First child to get new cancer treatment among 100,000 given early access to drugs in NHS milestone

UK

Nearly 100,000 cancer patients have now had fast-track access to newly approved NHS drugs – with one teen saying his treatment felt like being on a “slope going up”.

Yuvan Thakkar, 16, was the first NHS patient to receive a therapy that uses the body’s own cells to fight cancer.

He was diagnosed with a form of leukaemia aged six and received the pioneering treatment at Great Ormand Street Hospital.

The CAR-T therapy, called tisagenlecleucel (Kymriah), involved removing his immune cells and modifying them to recognise and destroy cancer cells, before reintroducing them to the body.

In April, the NHS will have helped 100,000 patients access new and innovative treatments over eight years.

It’s been made possible by the NHS Cancer Drugs Fund – set up in 2016 to give patients faster access to new treatments.

The fund benefits people with common cancers, such as breast, lung, colorectal and prostate; as well as those with less common ones such as ovarian, cervical, kidney, and leukaemia – and also rare cancers including thyroid and biliary tract.

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NHS England said patients get access to National Institute for Health and Care Excellence (NICE) approved treatments six months faster, and all cancer treatments are funded as soon as they are approved.

For Yuvan, who spent his childhood in hospital fighting leukaemia, faster access to the CAR-T therapy means he is now able to sit his GCSEs.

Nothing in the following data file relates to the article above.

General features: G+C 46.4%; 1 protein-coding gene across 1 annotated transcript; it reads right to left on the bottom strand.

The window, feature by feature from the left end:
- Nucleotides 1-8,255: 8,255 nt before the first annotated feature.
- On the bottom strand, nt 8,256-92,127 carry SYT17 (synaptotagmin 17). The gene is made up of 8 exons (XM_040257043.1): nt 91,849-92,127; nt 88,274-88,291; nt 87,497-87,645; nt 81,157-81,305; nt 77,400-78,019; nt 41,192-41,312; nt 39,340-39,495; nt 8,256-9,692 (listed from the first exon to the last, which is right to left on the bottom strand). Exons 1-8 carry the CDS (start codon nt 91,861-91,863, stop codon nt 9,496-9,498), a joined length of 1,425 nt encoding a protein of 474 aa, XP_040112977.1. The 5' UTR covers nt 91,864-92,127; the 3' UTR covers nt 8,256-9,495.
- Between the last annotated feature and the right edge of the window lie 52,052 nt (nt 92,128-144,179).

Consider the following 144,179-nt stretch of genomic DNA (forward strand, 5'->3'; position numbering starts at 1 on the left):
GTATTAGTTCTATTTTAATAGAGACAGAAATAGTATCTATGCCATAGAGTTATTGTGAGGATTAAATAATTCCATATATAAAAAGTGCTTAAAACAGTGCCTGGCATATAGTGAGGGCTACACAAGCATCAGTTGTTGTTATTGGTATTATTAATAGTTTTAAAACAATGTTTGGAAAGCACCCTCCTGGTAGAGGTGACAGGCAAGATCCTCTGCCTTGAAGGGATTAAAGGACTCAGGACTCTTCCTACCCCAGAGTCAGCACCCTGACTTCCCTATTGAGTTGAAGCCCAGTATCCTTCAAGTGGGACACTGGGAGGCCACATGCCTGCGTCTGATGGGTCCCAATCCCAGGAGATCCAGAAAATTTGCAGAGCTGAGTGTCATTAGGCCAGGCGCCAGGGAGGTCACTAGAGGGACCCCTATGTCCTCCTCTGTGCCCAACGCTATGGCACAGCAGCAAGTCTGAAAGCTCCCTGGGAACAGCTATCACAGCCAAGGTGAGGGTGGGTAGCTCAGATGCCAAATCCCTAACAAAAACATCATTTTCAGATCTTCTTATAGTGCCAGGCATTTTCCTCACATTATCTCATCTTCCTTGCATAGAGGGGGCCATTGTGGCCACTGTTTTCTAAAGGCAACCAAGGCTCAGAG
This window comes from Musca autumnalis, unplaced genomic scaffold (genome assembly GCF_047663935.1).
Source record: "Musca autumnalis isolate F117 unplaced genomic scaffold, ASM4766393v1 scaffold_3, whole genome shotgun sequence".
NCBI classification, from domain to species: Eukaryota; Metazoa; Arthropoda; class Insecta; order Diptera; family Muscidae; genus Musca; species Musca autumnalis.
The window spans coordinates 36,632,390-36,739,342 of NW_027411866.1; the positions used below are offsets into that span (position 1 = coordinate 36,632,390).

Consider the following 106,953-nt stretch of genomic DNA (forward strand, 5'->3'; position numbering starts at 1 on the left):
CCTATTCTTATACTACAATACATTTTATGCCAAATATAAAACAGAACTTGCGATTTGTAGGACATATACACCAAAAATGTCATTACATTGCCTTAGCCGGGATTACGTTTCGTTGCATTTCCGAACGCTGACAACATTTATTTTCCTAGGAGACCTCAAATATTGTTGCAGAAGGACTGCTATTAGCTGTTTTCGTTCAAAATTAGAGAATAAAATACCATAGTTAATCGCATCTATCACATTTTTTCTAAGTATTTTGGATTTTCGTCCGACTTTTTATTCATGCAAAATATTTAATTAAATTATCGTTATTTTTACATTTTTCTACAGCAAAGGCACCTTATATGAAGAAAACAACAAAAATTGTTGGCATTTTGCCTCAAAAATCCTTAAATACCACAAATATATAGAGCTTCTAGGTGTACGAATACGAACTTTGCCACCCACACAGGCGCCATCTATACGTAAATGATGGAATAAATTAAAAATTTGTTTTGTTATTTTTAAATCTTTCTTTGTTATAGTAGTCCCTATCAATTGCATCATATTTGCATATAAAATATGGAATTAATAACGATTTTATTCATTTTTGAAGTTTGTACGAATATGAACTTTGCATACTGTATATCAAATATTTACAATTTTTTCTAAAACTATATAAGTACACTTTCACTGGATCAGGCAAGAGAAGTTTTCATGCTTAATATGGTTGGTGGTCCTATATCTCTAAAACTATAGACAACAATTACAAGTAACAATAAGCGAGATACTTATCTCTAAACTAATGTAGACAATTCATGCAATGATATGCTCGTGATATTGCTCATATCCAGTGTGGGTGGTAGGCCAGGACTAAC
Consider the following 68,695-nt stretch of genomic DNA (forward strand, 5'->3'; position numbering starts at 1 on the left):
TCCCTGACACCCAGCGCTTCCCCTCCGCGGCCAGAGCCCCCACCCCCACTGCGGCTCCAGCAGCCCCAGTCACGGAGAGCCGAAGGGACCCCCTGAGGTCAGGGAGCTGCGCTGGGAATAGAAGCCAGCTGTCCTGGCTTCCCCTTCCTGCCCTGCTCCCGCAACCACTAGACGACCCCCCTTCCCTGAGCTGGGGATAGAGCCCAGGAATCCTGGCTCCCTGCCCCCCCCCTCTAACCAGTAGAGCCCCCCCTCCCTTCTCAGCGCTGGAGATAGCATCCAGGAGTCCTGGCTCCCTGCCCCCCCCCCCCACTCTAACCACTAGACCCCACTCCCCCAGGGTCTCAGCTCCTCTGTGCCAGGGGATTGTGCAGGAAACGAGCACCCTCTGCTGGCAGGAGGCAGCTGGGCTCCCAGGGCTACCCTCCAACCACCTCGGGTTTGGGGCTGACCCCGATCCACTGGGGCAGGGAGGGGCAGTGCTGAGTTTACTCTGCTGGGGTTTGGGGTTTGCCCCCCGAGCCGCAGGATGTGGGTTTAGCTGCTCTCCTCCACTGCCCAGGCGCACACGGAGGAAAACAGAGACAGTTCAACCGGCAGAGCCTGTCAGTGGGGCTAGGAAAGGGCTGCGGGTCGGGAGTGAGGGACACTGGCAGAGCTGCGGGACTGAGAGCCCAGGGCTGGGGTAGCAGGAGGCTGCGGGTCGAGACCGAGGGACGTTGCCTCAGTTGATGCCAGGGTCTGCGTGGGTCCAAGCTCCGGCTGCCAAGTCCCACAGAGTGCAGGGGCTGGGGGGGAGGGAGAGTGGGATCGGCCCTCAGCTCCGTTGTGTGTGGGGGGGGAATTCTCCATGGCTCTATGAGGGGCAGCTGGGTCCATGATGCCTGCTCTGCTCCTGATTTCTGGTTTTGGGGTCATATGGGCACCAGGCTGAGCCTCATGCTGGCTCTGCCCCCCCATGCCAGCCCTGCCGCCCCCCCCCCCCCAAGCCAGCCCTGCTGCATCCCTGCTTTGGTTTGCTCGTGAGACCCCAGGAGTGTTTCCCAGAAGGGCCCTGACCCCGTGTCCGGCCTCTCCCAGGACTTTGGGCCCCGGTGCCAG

Recounting his treatment, he said: “I remember receiving the cells for a bit. I was feeling quite down” – before being sent to intensive care “where I couldn’t do basic counting and things like that”.

Image:
The 16-year-old pictured with his family and (below) painting for his art GCSE

Painting for his art GCSE

The teenager said he doesn’t remember any of his treatment until it was finished.

“I thought I could start to get better, then I remembered, ‘oh, I can do this, I can do that’. And from now on, it’s just been like a slope going up,” said Yuvan.

Concern as cancer targets cut

Professor Sir Stephen Powis, the NHS England medical director, said treating 100,000 people was “a fantastic milestone”.

He said: “This vital fund is helping ensure patients get access to the most promising drugs far quicker than would otherwise be the case, helping people with cancer like Yuvan receive a life-changing intervention that sets a path for a longer, healthier life spent with family and friends”.

However, Professor Pat Price, a leading oncologist and co-founder of the Catch Up With Cancer campaign, is concerned about those still struggling to get treatment due to the backlog of cancer cases.

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Since the pandemic, she said 250,000 patients have not had their treatment on time.

National guidance states 85% of people should begin treatment within two months, or 62 days, of an urgent referral, but Professor Price said there has been a downgrade in ambition.

She told Sky News: “We are in the biggest cancer crisis we’ve ever had. This week the NHS have reset their targets for 2025 and sadly, they’ve pushed their recovery target for cancer.”

She said the target for next year had been cut from 85% to 70%.

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